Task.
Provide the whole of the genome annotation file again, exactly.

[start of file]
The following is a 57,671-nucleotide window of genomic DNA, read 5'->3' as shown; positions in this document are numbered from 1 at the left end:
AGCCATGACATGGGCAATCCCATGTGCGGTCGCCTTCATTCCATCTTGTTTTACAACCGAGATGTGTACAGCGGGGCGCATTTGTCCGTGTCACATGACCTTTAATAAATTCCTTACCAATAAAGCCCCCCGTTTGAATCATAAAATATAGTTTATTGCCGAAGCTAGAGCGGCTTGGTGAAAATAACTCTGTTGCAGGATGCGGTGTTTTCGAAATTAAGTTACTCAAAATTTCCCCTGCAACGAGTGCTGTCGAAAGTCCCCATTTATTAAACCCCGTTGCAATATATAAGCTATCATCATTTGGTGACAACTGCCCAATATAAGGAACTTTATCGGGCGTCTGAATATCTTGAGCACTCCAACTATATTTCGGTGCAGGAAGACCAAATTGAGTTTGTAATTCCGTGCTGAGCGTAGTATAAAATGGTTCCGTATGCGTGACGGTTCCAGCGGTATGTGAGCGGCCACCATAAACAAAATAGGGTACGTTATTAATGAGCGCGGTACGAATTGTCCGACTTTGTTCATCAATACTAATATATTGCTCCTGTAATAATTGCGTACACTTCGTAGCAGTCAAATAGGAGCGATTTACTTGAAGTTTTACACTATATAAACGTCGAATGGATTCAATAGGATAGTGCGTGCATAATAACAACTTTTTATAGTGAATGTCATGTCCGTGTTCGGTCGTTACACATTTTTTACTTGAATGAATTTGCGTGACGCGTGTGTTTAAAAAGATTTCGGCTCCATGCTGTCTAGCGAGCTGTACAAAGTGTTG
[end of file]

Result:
The following is a 57,671-nucleotide window of genomic DNA, read 5'->3' as shown; positions in this document are numbered from 1 at the left end:
AGCCATGACATGGGCAATCCCATGTGCGGTCGCCTTCATTCCATCTTGTTTTACAACCGAGATGTGTACAGCGGGGCGCATTTGTCCGTGTCACATGACCTTTAATAAATTCCTTACCAATAAAGCCCCCCGTTTGAATCATAAAATATAGTTTATTGCCGAAGCTAGAGCGGCTTGGTGAAAATAACTCTGTTGCAGGATGCGGTGTTTTCGAAATTAAGTTACTCAAAATTTCCCCTGCAACGAGTGCTGTCGAAAGTCCCCATTTATTAAACCCCGTTGCAATATATAAGCTATCATCATTTGGTGACAACTGCCCAATATAAGGAACTTTATCGGGCGTCTGAATATCTTGAGCACTCCAACTATATTTCGGTGCAGGAAGACCAAATTGAGTTTGTAATTCCGTGCTGAGCGTAGTATAAAATGGTTCCGTATGCGTGACGGTTCCAGCGGTATGTGAGCGGCCACCATAAACAAAATAGGGTACGTTATTAATGAGCGCGGTACGAATTGTCCGACTTTGTTCATCAATACTAATATATTGCTCCTGTAATAATTGCGTACACTTCGTAGCAGTCAAATAGGAGCGATTTACTTGAAGTTTTACACTATATAAACGTCGAATGGATTCAATAGGATAGTGCGTGCATAATAACAACTTTTTATAGTGAATGTCATGTCCGTGTTCGGTCGTTACACATTTTTTACTTGAATGAATTTGCGTGACGCGTGTGTTTAAAAAGATTTCGGCTCCATGCTGTCTAGCGAGCTGTACAAAGTGTTG